### Re: Pulling a rabbit out of a... mailbox

Well apart from getting a mailbox set up.... small hoops hanging in the air might be a good start. It would help at least with general aim, tightening up the loop, the loops position, etc. Hanging hoops are bit easy set up if you have a tree.

Graeme H
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Joined: Fri Jan 25, 2013 2:54 pm
Location: Perth, Western Australia

### Re: Pulling a rabbit out of a... mailbox

Tight loops and learn to carry 70' of line so every forward cast has a good chance. If you're carrying 70' of line, then you would get ~30 shots every minute.

Sounds like a fun challenge in any case and I think I'll have a go at setting it you for myself.

Cheers,
Graeme
FFi CCI

Paul Arden
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### Re: Pulling a rabbit out of a... mailbox

I would aim for the leader to collide with the mailbox near the bottom left corner and for the leader and fly to unroll into the opening. You definitely need a mailbox to practise - just don’t get caught pulling out letters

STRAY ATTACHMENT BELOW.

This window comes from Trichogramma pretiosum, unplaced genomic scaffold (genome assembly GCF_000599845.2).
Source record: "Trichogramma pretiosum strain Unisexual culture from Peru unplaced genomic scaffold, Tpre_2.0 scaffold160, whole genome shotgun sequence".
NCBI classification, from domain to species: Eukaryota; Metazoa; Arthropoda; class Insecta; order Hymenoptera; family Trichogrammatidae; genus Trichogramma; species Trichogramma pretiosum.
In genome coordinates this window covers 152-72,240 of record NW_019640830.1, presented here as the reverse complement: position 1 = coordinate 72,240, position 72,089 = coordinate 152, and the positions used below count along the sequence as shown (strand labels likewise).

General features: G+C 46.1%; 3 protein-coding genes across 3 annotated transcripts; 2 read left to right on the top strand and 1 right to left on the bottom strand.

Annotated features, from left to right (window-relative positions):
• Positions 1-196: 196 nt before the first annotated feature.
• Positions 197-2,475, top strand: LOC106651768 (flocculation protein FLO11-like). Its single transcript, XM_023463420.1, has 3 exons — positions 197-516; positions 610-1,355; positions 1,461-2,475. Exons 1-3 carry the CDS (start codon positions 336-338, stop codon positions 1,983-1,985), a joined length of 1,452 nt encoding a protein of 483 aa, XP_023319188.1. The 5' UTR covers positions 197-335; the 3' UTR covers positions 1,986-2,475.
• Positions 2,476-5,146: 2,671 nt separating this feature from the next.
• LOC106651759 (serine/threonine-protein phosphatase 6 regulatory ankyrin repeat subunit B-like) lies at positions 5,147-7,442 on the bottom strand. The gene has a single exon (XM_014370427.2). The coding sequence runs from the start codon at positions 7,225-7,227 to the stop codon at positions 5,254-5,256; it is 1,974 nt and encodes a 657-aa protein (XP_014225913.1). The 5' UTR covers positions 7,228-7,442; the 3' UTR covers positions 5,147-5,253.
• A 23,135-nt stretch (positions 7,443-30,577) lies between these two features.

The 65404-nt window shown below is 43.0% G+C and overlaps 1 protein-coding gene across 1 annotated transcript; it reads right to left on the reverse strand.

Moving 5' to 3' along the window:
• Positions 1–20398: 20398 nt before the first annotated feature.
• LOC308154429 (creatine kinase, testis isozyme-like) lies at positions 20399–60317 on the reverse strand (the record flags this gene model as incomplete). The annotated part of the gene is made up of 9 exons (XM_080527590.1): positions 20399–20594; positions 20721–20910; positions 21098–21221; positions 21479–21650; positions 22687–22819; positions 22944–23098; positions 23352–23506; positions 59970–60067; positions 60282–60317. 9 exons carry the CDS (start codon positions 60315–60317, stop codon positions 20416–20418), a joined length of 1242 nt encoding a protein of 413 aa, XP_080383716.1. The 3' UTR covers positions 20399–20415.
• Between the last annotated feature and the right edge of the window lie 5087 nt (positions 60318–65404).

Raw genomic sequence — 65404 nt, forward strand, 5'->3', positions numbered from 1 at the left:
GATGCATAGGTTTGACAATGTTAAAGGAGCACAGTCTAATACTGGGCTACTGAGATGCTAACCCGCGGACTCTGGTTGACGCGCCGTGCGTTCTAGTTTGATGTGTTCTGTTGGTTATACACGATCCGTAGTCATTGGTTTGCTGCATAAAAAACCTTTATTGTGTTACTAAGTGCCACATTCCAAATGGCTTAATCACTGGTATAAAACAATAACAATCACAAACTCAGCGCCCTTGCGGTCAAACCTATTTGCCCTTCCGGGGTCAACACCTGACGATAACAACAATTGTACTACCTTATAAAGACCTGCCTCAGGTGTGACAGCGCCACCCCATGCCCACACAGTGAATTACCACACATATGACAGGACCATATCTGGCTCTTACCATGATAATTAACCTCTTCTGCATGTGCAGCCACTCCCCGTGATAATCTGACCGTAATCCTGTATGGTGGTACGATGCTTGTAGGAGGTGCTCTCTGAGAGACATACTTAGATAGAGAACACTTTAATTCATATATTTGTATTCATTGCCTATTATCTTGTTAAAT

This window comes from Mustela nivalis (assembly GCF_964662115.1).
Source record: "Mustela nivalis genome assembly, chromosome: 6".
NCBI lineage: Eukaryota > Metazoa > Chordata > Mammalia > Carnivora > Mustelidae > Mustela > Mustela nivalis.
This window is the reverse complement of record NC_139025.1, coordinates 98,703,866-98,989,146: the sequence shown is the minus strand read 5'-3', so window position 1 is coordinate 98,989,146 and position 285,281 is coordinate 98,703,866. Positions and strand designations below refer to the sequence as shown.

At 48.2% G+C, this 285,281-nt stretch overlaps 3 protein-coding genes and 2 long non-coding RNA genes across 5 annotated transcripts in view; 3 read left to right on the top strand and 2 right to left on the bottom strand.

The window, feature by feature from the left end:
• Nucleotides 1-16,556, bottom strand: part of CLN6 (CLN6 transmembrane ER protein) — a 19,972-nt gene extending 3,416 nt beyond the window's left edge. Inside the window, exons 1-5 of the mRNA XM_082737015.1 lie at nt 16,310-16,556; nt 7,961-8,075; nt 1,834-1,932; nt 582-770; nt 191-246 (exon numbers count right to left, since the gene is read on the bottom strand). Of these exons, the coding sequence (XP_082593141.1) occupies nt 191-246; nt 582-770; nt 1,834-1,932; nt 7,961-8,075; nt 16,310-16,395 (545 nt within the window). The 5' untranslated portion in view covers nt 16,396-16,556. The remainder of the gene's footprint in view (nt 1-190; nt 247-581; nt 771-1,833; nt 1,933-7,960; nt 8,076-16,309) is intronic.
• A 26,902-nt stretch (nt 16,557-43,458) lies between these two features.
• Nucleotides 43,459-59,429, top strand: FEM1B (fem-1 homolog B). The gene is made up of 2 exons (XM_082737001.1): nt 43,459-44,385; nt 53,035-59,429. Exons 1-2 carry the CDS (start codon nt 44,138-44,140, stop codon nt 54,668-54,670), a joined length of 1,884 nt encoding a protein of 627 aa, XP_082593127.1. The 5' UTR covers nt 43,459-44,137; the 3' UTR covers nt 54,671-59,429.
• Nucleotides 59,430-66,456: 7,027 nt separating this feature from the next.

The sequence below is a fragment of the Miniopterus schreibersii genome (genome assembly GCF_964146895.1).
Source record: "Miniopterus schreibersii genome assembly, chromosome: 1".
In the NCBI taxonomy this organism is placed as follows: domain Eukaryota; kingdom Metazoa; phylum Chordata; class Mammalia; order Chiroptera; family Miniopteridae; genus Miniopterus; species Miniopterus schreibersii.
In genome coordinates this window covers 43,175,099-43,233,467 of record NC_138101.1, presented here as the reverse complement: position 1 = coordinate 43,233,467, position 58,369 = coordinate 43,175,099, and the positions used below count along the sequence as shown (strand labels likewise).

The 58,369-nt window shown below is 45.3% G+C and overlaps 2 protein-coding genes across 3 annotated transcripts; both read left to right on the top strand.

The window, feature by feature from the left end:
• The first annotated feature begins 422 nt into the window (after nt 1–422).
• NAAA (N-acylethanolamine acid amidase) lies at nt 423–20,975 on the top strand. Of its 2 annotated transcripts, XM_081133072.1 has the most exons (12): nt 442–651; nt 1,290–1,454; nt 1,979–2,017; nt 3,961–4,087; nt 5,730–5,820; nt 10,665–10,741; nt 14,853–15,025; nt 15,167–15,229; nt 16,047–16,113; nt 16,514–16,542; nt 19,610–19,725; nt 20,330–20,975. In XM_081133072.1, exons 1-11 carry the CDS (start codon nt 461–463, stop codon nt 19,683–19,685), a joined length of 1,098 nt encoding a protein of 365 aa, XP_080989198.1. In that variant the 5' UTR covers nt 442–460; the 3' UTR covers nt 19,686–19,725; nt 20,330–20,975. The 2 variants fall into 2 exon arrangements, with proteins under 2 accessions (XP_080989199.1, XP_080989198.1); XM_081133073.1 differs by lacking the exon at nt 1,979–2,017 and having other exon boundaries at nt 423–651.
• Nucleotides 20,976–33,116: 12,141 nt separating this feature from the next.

Cheers, Paul
It's an exploration; bring a flyrod.

Flycasting Definitions

SevenWeight
Posts: 12
Joined: Thu Sep 05, 2013 10:04 pm

### Re: Pulling a rabbit out of a... mailbox

Triple-haul. Overshoot the mailbox in terms of velocity, not trajectory, and haul as the fly approaches the box so the fly and leader smack into the box. If you time it just right you might get lucky and haul the rabbit out.

Willy Franzen
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### Re: Pulling a rabbit out of a... mailbox

Dave Alexander wrote:
Fri Aug 02, 2019 9:19 pm
Sounds like a fun event. As I was reading I was thinking a tight loop. As you would want any angular sweep as a fly unfolds with a big loop. Maybe also you would want have to have the top leg of the loop lined up with the bottom floor of the mail box. I wonder if kneeling would help this?
Kneeling might help! I'm going to try that.
Graeme H wrote:
Sat Aug 03, 2019 12:08 am
Tight loops and learn to carry 70' of line so every forward cast has a good chance. If you're carrying 70' of line, then you would get ~30 shots every minute.
I need to try this. My fear is that I would end up catching on the mailbox and having to untangle. I once lassoed the mailbox and pulled it over. The rabbit strips fell out, but it didn't count. The line usually doesn't have that long of a head (probably an SA GPX or MPX), so a 70 foot carry can be a bit difficult.
Paul Arden wrote:
Sat Aug 03, 2019 9:04 am
I would aim for the leader to collide with the mailbox near the bottom left corner and for the leader and fly to unroll into the opening. You definitely need a mailbox to practise - just don’t get caught pulling out letters
I'm guessing this assumes that I'm right handed, which I am. I think this will be helpful instead of just aiming for the entire opening.
SevenWeight wrote:
Tue Aug 06, 2019 12:45 am